Alcohol and Drug Use Among Postoperative Bariatric Patients: A Systematic Review of the Emerging Research and Its Implications

Christine E. Spadola, Eric F. Wagner, Frank R. Dillon, Mary Jo Trepka, Nestor De La Cruz-Munoz, Sarah E. Messiah

Research output: Contribution to journalReview article

28 Scopus citations

Abstract

Background: Emerging research suggests that some bariatric surgery patients are at a heightened risk for developing substance use problems, especially alcohol use problems. Methods: An exhaustive literature review was conducted in January 2015 to investigate all articles published that included data on postoperative alcohol use, alcohol use disorders, and illicit drug use among bariatric surgery patients. Results: Twenty-three studies reported on alcohol and/or substance use among bariatric patients. Six studies longitudinally assessed alcohol use behaviors; 3 of these studies found an increase in alcohol use following surgery. Six studies were cross-sectional, and 2 studies assessed medical records. Five studies investigated the prevalence of admissions to substance abuse treatment, and 3 studies combined alcohol and drug use data in a single index. Six studies reported on illicit drug use and reported low-postoperative use. The studies' samples were primarily non-Hispanic white females in their upper 40s, and only 11 of the 23 studies utilized validated assessment instruments. Conclusions: Studies employing longitudinal designs and large sample sizes indicate that bariatric patients who had the gastric bypass procedure are at an elevated risk for alcohol use problems postoperatively. Research also indicates that bariatric surgery patients might be overrepresented in substance abuse treatment facilities. Risk factors for problematic postoperative alcohol use include regular or problematic alcohol use presurgery, male gender, younger age, tobacco use, and symptoms of attention deficient and hyperactivity disorder. As a whole, however, studies indicate bariatric surgery patients demonstrate a low prevalence of problematic alcohol use, and studies about gastric bypass patients are not entirely conclusive. Prospective, longitudinal studies are needed, utilizing standardized and validated alcohol assessment instruments that follow postoperative bariatric patients well beyond 2 years, and account for types of bariatric procedure. Finally, study samples with greater racial/ethnic diversity and wider age ranges are needed.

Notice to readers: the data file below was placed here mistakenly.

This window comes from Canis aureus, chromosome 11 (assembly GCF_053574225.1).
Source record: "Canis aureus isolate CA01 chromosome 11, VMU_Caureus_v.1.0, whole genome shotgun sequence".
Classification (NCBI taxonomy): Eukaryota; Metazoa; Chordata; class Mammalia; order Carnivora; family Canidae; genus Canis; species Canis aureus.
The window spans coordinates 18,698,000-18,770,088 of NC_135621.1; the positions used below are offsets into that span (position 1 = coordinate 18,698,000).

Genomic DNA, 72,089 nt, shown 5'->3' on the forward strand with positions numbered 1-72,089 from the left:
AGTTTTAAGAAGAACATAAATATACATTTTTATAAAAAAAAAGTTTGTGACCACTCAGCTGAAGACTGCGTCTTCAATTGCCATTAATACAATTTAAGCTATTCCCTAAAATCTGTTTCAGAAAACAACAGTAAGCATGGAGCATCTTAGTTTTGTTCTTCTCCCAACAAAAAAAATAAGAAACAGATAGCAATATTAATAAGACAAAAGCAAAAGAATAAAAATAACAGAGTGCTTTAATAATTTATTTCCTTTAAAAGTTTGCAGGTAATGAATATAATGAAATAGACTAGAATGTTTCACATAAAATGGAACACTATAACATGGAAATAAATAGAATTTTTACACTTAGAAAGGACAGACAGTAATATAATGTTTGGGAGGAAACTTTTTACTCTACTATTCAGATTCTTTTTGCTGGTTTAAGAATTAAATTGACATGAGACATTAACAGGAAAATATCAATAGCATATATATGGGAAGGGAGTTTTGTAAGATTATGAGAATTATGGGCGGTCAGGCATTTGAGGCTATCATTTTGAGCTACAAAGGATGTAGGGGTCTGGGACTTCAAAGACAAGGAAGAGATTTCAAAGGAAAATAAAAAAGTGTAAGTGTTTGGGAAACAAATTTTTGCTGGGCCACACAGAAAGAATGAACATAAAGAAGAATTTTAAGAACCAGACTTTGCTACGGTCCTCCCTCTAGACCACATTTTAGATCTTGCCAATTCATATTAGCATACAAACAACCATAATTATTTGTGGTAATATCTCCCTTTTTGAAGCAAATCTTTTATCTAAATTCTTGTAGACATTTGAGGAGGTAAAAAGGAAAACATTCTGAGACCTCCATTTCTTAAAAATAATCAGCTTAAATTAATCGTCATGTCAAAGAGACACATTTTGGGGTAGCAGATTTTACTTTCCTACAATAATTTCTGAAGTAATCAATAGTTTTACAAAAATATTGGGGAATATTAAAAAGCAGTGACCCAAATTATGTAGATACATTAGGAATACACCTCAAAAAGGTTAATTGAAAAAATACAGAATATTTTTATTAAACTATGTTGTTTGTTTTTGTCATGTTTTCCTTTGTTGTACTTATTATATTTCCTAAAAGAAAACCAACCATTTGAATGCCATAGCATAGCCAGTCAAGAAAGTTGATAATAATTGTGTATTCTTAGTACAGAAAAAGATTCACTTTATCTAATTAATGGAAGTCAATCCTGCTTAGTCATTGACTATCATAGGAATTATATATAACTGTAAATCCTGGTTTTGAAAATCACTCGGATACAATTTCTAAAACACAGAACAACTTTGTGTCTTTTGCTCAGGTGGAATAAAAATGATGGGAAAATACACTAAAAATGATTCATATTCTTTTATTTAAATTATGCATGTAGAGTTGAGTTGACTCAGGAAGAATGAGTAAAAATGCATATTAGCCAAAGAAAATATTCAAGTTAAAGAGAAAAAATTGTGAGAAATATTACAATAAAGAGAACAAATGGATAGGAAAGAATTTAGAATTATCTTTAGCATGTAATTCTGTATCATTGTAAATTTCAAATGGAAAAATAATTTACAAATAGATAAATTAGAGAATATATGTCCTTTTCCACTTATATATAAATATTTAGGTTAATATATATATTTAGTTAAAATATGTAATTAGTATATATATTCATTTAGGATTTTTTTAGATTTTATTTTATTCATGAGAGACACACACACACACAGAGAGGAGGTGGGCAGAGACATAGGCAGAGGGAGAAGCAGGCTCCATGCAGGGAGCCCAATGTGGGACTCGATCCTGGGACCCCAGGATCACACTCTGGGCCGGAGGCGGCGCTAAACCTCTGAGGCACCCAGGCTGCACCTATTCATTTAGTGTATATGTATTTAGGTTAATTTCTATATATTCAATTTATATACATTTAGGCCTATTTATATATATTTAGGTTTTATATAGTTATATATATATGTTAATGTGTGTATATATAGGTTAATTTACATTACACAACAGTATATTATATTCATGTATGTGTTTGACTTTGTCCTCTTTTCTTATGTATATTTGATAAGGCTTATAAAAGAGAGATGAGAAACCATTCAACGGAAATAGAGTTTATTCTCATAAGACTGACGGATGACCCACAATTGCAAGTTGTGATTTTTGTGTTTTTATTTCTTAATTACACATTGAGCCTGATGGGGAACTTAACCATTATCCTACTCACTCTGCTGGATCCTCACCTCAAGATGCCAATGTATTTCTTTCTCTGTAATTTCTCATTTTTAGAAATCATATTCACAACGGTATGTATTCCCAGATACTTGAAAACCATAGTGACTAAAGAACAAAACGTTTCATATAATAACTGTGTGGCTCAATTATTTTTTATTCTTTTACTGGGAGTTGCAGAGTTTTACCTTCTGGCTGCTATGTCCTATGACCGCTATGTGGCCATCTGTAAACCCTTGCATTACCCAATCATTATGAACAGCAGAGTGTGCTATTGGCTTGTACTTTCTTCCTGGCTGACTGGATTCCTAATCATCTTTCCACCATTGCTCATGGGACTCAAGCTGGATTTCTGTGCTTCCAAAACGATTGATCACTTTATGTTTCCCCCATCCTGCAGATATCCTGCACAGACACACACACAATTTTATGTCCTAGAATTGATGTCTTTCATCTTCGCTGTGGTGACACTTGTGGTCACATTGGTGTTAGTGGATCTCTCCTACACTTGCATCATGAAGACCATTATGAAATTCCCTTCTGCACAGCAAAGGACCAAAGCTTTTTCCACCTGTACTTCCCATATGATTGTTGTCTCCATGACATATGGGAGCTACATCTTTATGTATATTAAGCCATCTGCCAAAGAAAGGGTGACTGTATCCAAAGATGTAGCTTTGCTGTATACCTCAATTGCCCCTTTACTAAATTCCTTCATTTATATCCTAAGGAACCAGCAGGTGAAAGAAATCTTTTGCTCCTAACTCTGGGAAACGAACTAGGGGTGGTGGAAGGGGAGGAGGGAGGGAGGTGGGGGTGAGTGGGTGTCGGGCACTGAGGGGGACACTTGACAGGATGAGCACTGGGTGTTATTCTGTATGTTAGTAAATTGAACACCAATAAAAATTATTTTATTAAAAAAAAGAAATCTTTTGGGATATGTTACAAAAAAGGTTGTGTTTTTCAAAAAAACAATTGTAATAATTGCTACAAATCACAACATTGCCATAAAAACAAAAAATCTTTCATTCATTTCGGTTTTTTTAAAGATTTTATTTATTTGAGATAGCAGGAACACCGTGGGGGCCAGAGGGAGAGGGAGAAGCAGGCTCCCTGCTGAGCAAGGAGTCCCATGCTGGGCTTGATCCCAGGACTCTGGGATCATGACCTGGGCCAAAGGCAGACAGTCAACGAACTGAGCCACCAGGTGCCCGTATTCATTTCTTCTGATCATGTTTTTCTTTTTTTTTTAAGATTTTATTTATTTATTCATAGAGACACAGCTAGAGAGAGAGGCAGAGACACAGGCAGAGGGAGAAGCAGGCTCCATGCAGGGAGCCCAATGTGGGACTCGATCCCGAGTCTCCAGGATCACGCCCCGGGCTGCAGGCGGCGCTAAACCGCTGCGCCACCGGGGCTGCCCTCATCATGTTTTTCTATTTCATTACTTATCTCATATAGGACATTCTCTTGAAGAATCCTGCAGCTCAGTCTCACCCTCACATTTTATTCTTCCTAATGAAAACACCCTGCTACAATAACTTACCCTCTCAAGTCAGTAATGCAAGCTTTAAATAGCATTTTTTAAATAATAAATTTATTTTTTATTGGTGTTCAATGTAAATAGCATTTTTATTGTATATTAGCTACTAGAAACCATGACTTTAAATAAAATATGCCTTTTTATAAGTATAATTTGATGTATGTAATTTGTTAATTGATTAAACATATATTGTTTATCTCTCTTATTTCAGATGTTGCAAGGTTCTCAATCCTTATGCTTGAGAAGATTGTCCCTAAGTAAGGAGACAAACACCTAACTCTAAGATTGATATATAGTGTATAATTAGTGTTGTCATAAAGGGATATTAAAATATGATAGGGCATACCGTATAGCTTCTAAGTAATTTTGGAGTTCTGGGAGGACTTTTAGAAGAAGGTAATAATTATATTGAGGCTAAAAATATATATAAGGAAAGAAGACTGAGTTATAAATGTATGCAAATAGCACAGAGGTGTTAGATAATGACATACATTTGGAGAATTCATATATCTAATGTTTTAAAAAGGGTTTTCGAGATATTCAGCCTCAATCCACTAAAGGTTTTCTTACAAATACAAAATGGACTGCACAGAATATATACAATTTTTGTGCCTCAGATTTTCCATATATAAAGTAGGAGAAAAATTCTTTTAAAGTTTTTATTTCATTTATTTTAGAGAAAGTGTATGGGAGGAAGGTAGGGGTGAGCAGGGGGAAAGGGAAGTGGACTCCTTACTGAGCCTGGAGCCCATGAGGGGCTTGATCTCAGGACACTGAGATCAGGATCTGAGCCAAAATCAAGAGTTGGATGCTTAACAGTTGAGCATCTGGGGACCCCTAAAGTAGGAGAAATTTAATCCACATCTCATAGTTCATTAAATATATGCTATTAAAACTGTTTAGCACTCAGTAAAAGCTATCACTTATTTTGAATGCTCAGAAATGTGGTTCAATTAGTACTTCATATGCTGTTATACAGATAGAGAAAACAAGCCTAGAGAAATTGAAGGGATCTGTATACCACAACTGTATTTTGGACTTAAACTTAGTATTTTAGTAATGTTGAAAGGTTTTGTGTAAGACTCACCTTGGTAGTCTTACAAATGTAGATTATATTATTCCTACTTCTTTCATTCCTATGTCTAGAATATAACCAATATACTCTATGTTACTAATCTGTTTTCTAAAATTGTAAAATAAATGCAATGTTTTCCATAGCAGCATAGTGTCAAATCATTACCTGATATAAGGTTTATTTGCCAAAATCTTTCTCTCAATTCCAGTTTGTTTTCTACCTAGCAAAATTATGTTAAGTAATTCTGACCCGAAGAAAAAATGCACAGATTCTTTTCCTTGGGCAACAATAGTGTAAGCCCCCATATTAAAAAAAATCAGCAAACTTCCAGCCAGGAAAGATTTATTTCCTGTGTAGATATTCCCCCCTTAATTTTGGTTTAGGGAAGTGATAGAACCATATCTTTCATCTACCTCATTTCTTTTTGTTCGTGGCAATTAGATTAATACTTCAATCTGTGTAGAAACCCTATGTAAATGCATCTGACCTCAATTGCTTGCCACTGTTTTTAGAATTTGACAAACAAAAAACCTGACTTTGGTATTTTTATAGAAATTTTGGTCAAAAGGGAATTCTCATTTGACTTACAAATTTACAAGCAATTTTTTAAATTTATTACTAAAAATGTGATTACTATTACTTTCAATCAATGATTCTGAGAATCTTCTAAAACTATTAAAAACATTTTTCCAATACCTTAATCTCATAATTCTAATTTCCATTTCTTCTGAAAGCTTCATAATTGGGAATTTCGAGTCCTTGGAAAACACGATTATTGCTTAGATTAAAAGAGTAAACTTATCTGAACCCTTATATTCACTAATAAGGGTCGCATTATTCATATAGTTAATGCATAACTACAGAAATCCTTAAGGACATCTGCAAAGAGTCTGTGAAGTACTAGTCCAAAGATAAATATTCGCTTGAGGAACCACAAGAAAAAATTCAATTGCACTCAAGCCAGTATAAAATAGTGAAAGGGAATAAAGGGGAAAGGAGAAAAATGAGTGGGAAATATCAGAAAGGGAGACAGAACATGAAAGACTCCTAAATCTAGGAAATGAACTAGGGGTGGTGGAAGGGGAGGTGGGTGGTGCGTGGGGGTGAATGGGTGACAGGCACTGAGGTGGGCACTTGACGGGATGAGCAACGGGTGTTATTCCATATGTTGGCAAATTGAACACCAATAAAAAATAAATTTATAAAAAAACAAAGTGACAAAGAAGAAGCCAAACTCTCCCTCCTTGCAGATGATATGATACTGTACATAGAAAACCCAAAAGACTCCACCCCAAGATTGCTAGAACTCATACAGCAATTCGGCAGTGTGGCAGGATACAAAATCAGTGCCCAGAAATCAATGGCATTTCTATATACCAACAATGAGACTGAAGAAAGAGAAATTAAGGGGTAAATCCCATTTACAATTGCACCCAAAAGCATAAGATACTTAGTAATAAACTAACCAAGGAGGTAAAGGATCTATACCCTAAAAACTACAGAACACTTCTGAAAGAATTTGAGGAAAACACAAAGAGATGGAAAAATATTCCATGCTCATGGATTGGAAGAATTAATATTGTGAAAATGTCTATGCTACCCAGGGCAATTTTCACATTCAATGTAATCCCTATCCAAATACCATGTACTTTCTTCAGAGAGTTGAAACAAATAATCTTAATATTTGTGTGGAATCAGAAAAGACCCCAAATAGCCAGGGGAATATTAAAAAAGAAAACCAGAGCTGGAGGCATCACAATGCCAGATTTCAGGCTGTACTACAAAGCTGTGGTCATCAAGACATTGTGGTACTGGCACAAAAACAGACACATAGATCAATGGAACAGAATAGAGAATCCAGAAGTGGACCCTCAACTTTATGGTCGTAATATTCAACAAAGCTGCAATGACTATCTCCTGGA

Original languageEnglish (US)
Pages (from-to)1582-1601
Number of pages20
JournalAlcoholism: Clinical and Experimental Research
Volume39
Issue number9
DOIs
StatePublished - Sep 1 2015

Keywords

  • Addiction
  • Alcohol
  • Bariatric Surgery
  • Drug Use
  • Substance Use

ASJC Scopus subject areas

  • Medicine (miscellaneous)
  • Toxicology
  • Psychiatry and Mental health

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